“The Simpsons: An Uncensored, Unauthorized History” is
out and available for purchase by you! (It is currently only
#285 in books on Amazon; you can help!) Would you like to try a
small sample? In this excerpt, we learn about how
hurt the show’s co-developers Matt Groening, Sam Simon and James L.
While creative differences caused a divide in Matt Groening and Sam Simon’s relationship, the division of The Simpsons’ spoils created a chasm. After the first season, when the show was blowing up and the money started rolling in, Sam felt that he was not being appropriately compensated. Today, Simon has made more than $200 million from the show, but at the time, issues over money only added fodder to his war with Groening. “Once, Sam got an envelope from Fox, and opened it up, and looked at it, and angrily threw it down on the ground,” says one witness from the early Simpsons days. “We knew it was a check, but we didn’t know what it was for. Later, Sam stormed out of the room. We crept over to see what it was, and it was a check for $34,000, which Sam had felt was not enough for whatever his part of this payment was-it was merchandise-and that check sat there for a couple days on the floor. We all just looked at it longingly, cause to us it was still a lot of money.”
Daria Paris, assistant to Sam Simon (1989-94): I think a big issue came up when the merchandising started rolling in. And Sam was seeing a smaller portion of it than others, which wasn’t really fair.
Jay Kogen, writer/producer (1989-92): I think Sam did okay. [Laughs] Part of it may have been money, but I think it was a combination of stuff.
Gavin Polone, former agent for Conan O’Brien, Simpsons writers; executive producer, Curb Your Enthusiasm: Back then, you used to make different deals than today. People got what was known as “adjusted gross.” I think Sam may still be getting $50,000, $60,000, whatever, per episode.
Brian Roberts, editor (1989-92): Matt used to be the king of merchandising. He would just sit in his office and sign posters and create more ways of doing merchandising. And meanwhile, Sam and the writing staff were churning out brilliant episodes. (And just as a side note, Fox is so cheap we never got any animation cels or anything. I couldn’t even get one cel from the episode I wrote. But there was no shortage of Butterfingers. You could always go up to Matt’s office and grab yourself a big handful of Butterfingers, because those were free, because Matt signed that Butterfinger deal. No shortage of those. To this day, I can’t eat a Butterfinger.)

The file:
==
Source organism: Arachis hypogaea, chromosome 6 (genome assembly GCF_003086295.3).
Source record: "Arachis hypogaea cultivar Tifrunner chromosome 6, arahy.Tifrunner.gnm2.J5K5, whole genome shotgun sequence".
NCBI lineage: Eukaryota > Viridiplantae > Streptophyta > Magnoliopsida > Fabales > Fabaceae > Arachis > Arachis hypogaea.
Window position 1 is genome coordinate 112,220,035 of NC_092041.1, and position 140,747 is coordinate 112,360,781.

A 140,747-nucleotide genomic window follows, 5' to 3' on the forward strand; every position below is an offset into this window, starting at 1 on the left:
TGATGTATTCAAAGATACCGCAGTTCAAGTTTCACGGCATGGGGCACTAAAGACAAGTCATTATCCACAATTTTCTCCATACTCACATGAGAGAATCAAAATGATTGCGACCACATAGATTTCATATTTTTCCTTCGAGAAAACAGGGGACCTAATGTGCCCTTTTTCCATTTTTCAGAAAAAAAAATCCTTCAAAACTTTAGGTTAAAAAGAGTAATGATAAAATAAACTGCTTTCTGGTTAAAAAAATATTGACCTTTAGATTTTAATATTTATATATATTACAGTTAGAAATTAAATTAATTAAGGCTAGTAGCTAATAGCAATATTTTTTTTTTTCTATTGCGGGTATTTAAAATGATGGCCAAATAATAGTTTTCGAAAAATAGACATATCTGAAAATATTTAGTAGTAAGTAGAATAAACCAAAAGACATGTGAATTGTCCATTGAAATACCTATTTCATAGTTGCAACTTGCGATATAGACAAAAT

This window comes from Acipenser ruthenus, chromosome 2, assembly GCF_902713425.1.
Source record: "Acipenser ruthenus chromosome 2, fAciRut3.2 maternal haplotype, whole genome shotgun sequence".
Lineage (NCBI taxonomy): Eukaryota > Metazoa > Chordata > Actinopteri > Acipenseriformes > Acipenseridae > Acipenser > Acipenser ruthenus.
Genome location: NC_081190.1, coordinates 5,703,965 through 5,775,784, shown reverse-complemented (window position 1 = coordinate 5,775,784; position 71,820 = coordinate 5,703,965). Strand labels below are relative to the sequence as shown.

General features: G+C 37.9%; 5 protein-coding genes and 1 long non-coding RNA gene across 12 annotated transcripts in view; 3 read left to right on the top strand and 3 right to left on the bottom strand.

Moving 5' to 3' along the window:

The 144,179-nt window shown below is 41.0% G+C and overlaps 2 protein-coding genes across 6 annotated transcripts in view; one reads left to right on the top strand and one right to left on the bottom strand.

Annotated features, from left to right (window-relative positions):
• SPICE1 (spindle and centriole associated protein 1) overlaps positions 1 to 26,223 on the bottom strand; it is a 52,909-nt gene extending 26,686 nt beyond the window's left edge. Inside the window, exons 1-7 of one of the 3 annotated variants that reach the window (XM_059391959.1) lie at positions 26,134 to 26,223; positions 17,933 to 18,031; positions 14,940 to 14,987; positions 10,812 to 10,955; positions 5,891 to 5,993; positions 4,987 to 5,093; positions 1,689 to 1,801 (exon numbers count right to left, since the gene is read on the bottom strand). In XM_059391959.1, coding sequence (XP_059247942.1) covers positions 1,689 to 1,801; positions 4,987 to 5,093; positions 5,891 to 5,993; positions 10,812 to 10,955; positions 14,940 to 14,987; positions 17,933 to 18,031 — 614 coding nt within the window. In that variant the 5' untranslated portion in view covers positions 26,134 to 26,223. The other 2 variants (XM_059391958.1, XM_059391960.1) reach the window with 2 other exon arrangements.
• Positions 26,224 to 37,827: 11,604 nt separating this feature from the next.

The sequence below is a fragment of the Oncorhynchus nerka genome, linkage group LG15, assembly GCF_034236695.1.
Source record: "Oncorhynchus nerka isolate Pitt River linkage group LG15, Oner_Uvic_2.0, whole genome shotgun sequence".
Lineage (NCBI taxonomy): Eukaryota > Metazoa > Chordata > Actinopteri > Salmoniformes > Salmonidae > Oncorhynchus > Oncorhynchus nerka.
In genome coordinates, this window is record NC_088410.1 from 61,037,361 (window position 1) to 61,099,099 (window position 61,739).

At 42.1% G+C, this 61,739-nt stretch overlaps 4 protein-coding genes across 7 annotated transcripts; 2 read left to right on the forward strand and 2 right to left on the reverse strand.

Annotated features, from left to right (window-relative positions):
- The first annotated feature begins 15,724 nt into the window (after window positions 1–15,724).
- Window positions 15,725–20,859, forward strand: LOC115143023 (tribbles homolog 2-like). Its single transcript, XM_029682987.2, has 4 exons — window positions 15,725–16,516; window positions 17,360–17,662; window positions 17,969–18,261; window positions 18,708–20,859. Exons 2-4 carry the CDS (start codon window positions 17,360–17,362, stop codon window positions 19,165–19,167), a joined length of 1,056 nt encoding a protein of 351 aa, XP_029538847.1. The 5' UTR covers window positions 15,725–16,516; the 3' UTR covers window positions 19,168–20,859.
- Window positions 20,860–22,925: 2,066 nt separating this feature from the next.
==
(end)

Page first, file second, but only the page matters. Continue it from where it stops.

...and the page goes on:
The hatred between the two of them just became deeper and deeper for I don’t know what reason. I think Jim sided with Matt. I don’t understand it. I think Jim fell in love with the myth and the legend and said, “Hey, let’s ride this deal.” That was the beginning of the end, I think, for Sam.
Conan O’Brien, writer/producer (1991-93): Friends of Matt’s would be traveling and they would find bootlegged Simpson merchandise. Sometimes they were funny and sometimes they were disturbing. Like a Marge made out of a lizard’s skull, or T-shirts that were from some country-recently liberated from the Iron Curtain-that had Bart saying weird phrases that were mildly threatening or racist. I remember Matt cracking up once. “Did you see what they just found? Ceausescu had this in his basement.”
Also not amused by the knockoffs was one James L. Brooks. One story, which circulated throughout the Gracie Films building, involved Jim in New York City soon after the show had hit it big. Brooks spotted an African-American street vendor hocking counterfeit Bart Simpson T-shirts. Jim accosted him: “You’re taking food out of the mouths of my children!”
Ken Estin, writer/producer, Taxi, The Tracey Ullman Show: Whatever Matt got, [Fox] stopped giving [to others] instantly, because in the first season of The Simpsons they were already making phenomenal money-money that nobody ever dreamed of. When I first met Matt, I don’t even think he had a house. Once he started working [on Ullman], he got a house in Venice that I think he was renting. Then he bought it. Then when The Simpsons came out, he bought the house next door and turned it into a game house where he just had Simpsons things in it. He put in pinball machines and toys and toothbrushes and light fixtures, just everything you could possibly imagine-I was amazed. You’d be in one house and then you’d walk next door to the other house and there it was. It was The Simpsons house-his game house-but he made money so fast that then he sold both those properties and bought a huge house somewhere else.